Jean-Georges Prince, 33, was shot with a rubber bullet at close range on Jan. 18 last year in Beirut.
“The cop that shot me was about 3 meters away so it tore my lower lip,” he said. “I got 56 stitches and a five-hour surgery, and I still don’t have mobility to my lower lip a year later.”
Previously, Prince owned a tattoo parlor in Beirut. He loved his job, he said, but his business was struggling financially. He was also frustrated by the way the Lebanese authorities mishandled one crisis after another. So, when the protests began, he was right on the front lines.
Protesters got beatings here and there, Prince said, but that night in January, when he got shot, it felt like something had shifted.
“I was shocked. I was stunned that they actually started shooting at us.”
“I was shocked. I was stunned that they actually started shooting at us,” he said.
An Amnesty International report published late last month says that Lebanese security forces used weapons from France to suppress protests that have roiled the country in recent years.
The report says that Lebanese security forces unlawfully fired French-made rubber bullets and tear gas canisters at protesters in close range. Some of the French equipment was sold to Lebanon as recently as 2019 and 2020.
Amnesty International is calling on France to suspend weapons sales to the country until the Lebanese authorities "have acknowledged past violations," according to a statement from the organization.
France’s Foreign Ministry responded to the report, saying that its sales of law enforcement equipment “are subject to a high level of vigilance and are examined on a case-by-case basis by the French authorities.”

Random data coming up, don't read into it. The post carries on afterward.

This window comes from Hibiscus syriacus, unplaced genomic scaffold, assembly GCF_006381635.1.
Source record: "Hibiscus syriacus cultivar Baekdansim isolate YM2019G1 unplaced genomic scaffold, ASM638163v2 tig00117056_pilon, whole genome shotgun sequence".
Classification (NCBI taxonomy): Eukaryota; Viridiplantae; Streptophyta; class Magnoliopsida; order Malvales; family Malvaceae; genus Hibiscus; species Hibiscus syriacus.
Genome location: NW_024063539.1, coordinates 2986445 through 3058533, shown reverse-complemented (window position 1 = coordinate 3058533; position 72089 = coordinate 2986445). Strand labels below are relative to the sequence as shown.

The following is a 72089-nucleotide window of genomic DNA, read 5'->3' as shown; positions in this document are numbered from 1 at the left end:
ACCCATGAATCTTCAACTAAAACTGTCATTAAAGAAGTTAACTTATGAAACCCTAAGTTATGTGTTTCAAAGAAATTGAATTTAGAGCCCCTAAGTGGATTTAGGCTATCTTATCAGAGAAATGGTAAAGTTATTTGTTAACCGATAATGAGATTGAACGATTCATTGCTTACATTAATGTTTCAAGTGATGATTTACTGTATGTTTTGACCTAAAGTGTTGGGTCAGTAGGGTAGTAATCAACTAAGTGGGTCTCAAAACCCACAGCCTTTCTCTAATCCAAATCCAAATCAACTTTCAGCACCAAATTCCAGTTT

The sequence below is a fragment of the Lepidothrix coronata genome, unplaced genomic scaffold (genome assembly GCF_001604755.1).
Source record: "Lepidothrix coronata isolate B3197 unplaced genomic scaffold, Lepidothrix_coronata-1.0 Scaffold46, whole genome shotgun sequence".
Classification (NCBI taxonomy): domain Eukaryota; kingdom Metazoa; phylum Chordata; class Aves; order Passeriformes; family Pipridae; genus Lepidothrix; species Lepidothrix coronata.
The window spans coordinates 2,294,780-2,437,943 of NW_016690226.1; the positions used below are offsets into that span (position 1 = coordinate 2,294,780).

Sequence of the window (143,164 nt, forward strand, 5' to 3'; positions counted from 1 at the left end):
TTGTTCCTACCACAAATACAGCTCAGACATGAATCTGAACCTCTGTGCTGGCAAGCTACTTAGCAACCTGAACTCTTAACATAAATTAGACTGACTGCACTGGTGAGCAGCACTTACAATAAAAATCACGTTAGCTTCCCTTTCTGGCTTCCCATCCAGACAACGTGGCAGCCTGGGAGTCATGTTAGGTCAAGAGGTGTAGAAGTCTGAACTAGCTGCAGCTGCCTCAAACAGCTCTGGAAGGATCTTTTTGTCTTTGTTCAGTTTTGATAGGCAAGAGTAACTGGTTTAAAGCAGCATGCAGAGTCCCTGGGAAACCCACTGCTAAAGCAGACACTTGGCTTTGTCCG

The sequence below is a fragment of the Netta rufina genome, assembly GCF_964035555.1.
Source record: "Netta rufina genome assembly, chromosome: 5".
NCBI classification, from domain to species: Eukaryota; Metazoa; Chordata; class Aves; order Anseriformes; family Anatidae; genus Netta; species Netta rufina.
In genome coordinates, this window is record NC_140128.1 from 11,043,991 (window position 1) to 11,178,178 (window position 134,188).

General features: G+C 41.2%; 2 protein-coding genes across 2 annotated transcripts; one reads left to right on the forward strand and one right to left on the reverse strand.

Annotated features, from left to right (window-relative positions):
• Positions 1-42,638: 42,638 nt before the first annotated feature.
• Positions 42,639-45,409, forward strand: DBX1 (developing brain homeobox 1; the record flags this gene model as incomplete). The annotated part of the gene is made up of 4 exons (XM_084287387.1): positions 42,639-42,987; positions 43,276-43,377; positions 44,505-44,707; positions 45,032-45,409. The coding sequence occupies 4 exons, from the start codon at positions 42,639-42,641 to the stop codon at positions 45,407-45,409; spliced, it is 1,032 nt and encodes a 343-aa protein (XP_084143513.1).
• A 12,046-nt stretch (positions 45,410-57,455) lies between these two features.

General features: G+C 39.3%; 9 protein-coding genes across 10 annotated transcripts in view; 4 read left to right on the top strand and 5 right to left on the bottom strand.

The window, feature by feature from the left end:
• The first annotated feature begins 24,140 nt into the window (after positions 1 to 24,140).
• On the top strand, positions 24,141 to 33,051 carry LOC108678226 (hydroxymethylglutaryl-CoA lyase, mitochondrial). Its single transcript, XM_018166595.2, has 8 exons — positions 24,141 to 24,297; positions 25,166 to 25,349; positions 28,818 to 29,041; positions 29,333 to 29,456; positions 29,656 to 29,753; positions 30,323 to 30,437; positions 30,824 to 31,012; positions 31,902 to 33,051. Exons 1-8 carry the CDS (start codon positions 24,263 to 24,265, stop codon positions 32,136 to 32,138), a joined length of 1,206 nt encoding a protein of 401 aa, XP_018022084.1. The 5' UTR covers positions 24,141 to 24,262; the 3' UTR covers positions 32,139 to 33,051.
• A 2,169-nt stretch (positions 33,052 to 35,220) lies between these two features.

But we found scores of empty shotgun cartridges that contain metal pellets, and these are discharged from shotguns. There isn't any evidence to suggest that protesters were armed with shotguns, but lots showing security forces pointing pump action shotguns at protesters. pic.twitter.com/10ApiC5NnJ— Aya Majzoub (@Aya_Majzoub) November 11, 2020
The Foreign Ministry also reaffirmed “the right of the Lebanese people to demonstrate peacefully,” and acknowledged that France lends unrelated support to law enforcement “to help them preserve Lebanon’s sovereignty, independence and stability.”
A less benevolent picture
He toured devastated neighborhoods, his bodyguards struggling to avoid tripping over glass and debris. In the commotion, one woman elbowed her way past Macron’s bodyguards and got right up next to him.
“Hold those accountable for this entire mess and crisis.”
“Hold those accountable for this entire mess and crisis,” the distraught woman cried, going on to ask that France not give aid money to the same corrupt government officials who brought Lebanon to where it is today.
“Your anger is my source of optimism,” Macron replied as he held her hands.
Then, he gave her a hug.
France sent teams of experts to help search for missing people in Beirut along with humanitarian aid. The country’s outreach gave some Lebanese hope that France and other countries might step in and help solve bigger, ongoing issues plaguing the country.